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The Ayatollah Begs to Differ: The Paradox of Modern Iran    by Hooman Majd order for
Ayatollah Begs to Differ
by Hooman Majd
Order:  USA  Can
Anchor, 2009 (2008)
Hardcover, Softcover, e-Book

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* * *   Reviewed by Hilary Williamson

Journalist Hooman Majd - the grandson of an eminent ayatollah and the son of an Iranian diplomat - has contacts in many different nooks and crannies of Iranian society. That heritage, plus a journalist's curiosity and objectivity - put him in an excellent position to explain the country to the Western world. Which he does very well in The Ayatollah Begs to Differ: The Paradox of Modern Iran.

Majd shares his insights into the personalities of the country's key players, and into the psyche of the Iranian people. He speaks of 'the Shia sense of the world as a dark and oppressive place'; of Iranians' pride in 'their nation's rapid ascent to a position of being taken seriously by the world's greatest superpower'; of what shouting Allah-hu-Akbar means to Iranians (affirming 'their fearlessness in confronting an unjust ruler'); of their passion for poetry; and their admiration for the laat. He includes amusing tidbits like the governments perception of the necktie as West-toxification, and an Ayatollah's use of the Internet for 'Digital confession'.

Addressing why his compatriots voted President Ahmadinejad into power, the author quotes a hired car driver saying that some 'think that freedom means men being able to wear shorts or women to go about without the hijab. Others think that freedom means having a full belly ... There's just more of the latter'. He explains the meaning of haq, of Iranians' feelings about haq-khordan, the 'trampling of rights', and their 'insatiable appetite for conspiracy theories.' He describes his encounters with many of the leaders, and explains the role (and power) of the Supreme Leader and his support base in the working-class Revolutionary Guards.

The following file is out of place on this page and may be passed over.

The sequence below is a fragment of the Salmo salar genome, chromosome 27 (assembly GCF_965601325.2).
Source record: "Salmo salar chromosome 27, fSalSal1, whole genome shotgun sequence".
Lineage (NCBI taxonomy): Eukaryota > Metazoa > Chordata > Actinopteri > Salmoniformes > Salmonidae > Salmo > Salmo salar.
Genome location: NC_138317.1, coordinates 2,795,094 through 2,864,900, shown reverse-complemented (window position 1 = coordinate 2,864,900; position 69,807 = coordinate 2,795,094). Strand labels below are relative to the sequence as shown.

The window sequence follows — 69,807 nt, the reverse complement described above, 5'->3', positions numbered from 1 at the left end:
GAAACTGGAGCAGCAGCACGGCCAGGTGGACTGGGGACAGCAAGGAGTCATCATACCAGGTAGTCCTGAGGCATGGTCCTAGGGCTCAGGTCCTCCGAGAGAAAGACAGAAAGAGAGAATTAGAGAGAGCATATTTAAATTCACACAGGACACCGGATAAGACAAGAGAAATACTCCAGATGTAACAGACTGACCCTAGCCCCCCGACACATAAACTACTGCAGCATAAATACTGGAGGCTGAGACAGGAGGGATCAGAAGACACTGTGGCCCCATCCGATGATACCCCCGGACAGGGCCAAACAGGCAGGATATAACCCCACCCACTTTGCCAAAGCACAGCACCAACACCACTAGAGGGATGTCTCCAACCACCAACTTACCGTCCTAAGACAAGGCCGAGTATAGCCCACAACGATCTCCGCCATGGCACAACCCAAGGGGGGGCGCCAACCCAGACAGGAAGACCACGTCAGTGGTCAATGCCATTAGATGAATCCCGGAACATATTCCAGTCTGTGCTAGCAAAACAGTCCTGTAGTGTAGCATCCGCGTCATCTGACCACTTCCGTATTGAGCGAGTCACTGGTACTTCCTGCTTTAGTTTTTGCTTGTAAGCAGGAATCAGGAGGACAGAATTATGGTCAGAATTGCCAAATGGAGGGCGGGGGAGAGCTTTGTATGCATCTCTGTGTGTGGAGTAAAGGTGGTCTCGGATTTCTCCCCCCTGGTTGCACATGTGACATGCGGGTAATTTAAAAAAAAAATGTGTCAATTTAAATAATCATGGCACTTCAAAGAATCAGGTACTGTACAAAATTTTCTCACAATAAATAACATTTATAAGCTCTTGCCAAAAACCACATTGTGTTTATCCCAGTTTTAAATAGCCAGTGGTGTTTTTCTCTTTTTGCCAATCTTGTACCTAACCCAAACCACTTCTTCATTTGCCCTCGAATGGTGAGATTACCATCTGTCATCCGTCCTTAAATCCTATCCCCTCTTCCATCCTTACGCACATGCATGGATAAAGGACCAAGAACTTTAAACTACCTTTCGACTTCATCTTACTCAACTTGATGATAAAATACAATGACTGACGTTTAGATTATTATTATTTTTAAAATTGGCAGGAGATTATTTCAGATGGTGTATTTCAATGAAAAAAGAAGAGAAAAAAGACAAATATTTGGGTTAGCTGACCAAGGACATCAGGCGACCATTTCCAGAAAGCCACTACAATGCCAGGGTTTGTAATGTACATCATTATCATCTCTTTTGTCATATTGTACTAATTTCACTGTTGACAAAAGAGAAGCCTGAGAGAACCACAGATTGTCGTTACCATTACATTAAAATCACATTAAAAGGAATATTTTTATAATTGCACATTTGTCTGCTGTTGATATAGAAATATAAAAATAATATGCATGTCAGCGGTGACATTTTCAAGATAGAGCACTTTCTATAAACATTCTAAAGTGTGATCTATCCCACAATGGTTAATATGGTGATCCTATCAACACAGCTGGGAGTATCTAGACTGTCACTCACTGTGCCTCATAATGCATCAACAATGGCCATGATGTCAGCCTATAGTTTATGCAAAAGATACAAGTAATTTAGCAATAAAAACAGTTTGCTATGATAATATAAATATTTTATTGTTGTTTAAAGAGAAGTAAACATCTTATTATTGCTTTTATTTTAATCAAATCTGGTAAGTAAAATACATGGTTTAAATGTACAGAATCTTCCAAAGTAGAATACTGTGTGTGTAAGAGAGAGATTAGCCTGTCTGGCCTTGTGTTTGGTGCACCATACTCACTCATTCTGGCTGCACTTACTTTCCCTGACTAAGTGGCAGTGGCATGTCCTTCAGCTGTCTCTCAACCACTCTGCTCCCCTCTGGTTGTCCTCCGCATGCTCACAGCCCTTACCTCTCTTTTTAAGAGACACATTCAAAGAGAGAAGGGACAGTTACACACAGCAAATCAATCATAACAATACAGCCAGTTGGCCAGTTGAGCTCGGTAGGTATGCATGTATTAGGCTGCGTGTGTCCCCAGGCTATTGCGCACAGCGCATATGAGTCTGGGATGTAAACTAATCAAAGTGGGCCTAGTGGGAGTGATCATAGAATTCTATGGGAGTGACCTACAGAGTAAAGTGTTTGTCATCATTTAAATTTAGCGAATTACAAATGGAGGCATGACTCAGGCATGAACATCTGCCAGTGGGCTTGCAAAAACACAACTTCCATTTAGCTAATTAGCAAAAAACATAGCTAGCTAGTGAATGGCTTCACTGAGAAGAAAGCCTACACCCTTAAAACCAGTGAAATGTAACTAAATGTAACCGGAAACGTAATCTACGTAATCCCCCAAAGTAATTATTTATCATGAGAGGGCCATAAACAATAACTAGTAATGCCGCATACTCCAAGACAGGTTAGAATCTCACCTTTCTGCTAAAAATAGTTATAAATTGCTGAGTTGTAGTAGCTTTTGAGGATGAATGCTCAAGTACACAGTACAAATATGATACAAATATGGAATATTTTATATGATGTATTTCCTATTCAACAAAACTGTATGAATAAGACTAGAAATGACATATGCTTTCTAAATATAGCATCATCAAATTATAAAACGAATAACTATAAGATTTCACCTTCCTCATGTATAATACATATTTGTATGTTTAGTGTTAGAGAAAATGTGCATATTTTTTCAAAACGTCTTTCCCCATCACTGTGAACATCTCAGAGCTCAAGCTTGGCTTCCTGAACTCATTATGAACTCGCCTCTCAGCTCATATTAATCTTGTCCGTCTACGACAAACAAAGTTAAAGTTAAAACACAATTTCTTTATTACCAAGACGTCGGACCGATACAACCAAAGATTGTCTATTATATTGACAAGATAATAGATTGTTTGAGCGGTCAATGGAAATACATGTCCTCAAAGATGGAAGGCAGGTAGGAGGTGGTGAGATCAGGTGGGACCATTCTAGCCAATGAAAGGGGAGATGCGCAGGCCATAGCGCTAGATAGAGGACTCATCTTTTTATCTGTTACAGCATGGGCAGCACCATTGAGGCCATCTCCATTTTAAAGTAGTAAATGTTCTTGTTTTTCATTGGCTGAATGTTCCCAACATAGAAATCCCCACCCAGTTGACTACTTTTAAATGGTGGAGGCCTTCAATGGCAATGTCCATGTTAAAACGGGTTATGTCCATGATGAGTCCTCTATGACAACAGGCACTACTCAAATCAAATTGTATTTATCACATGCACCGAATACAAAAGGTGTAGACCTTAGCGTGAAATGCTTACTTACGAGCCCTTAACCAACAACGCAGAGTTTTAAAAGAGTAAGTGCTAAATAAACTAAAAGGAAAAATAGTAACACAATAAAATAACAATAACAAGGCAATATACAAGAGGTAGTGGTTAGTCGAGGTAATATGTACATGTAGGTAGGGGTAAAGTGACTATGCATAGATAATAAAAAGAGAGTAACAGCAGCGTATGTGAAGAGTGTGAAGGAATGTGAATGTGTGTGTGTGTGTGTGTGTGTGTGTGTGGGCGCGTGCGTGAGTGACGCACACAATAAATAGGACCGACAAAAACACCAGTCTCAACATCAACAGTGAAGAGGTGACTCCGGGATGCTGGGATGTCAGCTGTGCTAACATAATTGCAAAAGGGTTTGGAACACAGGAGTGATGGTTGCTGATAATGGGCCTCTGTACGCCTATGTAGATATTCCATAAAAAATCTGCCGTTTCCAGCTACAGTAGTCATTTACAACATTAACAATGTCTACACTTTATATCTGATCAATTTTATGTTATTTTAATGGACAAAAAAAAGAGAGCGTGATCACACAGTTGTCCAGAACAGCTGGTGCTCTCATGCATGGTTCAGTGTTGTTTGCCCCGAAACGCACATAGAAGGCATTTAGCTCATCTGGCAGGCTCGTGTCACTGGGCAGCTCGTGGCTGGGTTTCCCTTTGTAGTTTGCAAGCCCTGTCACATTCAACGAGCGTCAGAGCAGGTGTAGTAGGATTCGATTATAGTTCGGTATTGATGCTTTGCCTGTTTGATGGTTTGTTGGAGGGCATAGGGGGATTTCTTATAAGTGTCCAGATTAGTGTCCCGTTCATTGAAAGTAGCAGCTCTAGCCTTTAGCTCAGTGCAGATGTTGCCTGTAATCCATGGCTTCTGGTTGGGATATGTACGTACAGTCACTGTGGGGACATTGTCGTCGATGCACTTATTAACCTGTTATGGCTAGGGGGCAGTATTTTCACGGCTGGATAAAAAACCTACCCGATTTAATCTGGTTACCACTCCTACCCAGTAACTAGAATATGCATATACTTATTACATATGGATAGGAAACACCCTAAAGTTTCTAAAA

Early in the book, Hooman Majd shares his hope that, 'though a combination of stories, history, and personal reflection', it 'will provide the reader a glimpse of Iran and Iranians, often secretive and suspicious of revealing themselves, that he or she might not ordinarily have the opportunity to see.' He succeeds admirably, making several points that stayed with me after turning the last page. He emphasizes that the foreign press and Westerners in general are mainly exposed to urban Iranians or those wealthy enough to have traveled overseas. He explains why the nuclear issue matters so much to the common man. And he tells us that, unlike the more privileged folk that Westerners typically hear of, most Iranians support their government.

Though this could be discouraging for those who hope for improved relations - and the author makes clear that the Ayatollahs 'rule for now with the confidence that they do not face a populace that seeks to overthrow them' - he also comments that the 'desire for reform, both economic and political, is very much alive in Iran'. This softcover issue of the book includes a new Preface in which Majd talks about Iran's June 2009 presidential election, which 'was not supposed to end the way it did', in 'a battle royal for the soul of a nation' that is still being waged. If you want to understand that battle better, then The Ayatollah Begs to Differ is a must read.

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